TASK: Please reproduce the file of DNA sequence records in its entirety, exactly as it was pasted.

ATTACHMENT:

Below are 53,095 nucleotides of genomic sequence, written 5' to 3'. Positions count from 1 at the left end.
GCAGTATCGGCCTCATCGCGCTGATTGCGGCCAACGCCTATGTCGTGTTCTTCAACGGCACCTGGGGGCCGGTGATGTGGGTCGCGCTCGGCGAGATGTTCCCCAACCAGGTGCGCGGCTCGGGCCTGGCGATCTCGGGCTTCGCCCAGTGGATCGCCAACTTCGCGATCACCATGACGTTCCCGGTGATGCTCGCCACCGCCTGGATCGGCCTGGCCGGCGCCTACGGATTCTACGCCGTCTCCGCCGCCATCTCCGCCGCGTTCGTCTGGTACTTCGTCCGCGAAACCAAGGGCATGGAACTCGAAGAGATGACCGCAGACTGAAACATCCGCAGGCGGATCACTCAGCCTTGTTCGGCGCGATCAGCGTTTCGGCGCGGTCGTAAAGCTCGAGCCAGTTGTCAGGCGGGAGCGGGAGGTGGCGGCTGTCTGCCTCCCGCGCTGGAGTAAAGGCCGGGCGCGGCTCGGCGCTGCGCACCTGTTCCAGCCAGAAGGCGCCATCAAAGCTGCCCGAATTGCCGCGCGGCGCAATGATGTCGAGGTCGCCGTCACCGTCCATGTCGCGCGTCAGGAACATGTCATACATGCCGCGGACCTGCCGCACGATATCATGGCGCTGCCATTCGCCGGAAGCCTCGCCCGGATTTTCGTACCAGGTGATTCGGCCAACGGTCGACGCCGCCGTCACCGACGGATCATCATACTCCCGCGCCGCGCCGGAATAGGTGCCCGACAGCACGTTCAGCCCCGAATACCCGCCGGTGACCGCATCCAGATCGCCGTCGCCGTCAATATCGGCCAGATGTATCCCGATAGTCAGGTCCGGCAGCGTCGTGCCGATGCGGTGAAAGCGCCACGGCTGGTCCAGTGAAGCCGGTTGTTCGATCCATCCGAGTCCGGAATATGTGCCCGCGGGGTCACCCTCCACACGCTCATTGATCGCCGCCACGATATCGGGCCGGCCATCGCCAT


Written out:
Below are 53,095 nucleotides of genomic sequence, written 5' to 3'. Positions count from 1 at the left end.
GCAGTATCGGCCTCATCGCGCTGATTGCGGCCAACGCCTATGTCGTGTTCTTCAACGGCACCTGGGGGCCGGTGATGTGGGTCGCGCTCGGCGAGATGTTCCCCAACCAGGTGCGCGGCTCGGGCCTGGCGATCTCGGGCTTCGCCCAGTGGATCGCCAACTTCGCGATCACCATGACGTTCCCGGTGATGCTCGCCACCGCCTGGATCGGCCTGGCCGGCGCCTACGGATTCTACGCCGTCTCCGCCGCCATCTCCGCCGCGTTCGTCTGGTACTTCGTCCGCGAAACCAAGGGCATGGAACTCGAAGAGATGACCGCAGACTGAAACATCCGCAGGCGGATCACTCAGCCTTGTTCGGCGCGATCAGCGTTTCGGCGCGGTCGTAAAGCTCGAGCCAGTTGTCAGGCGGGAGCGGGAGGTGGCGGCTGTCTGCCTCCCGCGCTGGAGTAAAGGCCGGGCGCGGCTCGGCGCTGCGCACCTGTTCCAGCCAGAAGGCGCCATCAAAGCTGCCCGAATTGCCGCGCGGCGCAATGATGTCGAGGTCGCCGTCACCGTCCATGTCGCGCGTCAGGAACATGTCATACATGCCGCGGACCTGCCGCACGATATCATGGCGCTGCCATTCGCCGGAAGCCTCGCCCGGATTTTCGTACCAGGTGATTCGGCCAACGGTCGACGCCGCCGTCACCGACGGATCATCATACTCCCGCGCCGCGCCGGAATAGGTGCCCGACAGCACGTTCAGCCCCGAATACCCGCCGGTGACCGCATCCAGATCGCCGTCGCCGTCAATATCGGCCAGATGTATCCCGATAGTCAGGTCCGGCAGCGTCGTGCCGATGCGGTGAAAGCGCCACGGCTGGTCCAGTGAAGCCGGTTGTTCGATCCATCCGAGTCCGGAATATGTGCCCGCGGGGTCACCCTCCACACGCTCATTGATCGCCGCCACGATATCGGGCCGGCCATCGCCAT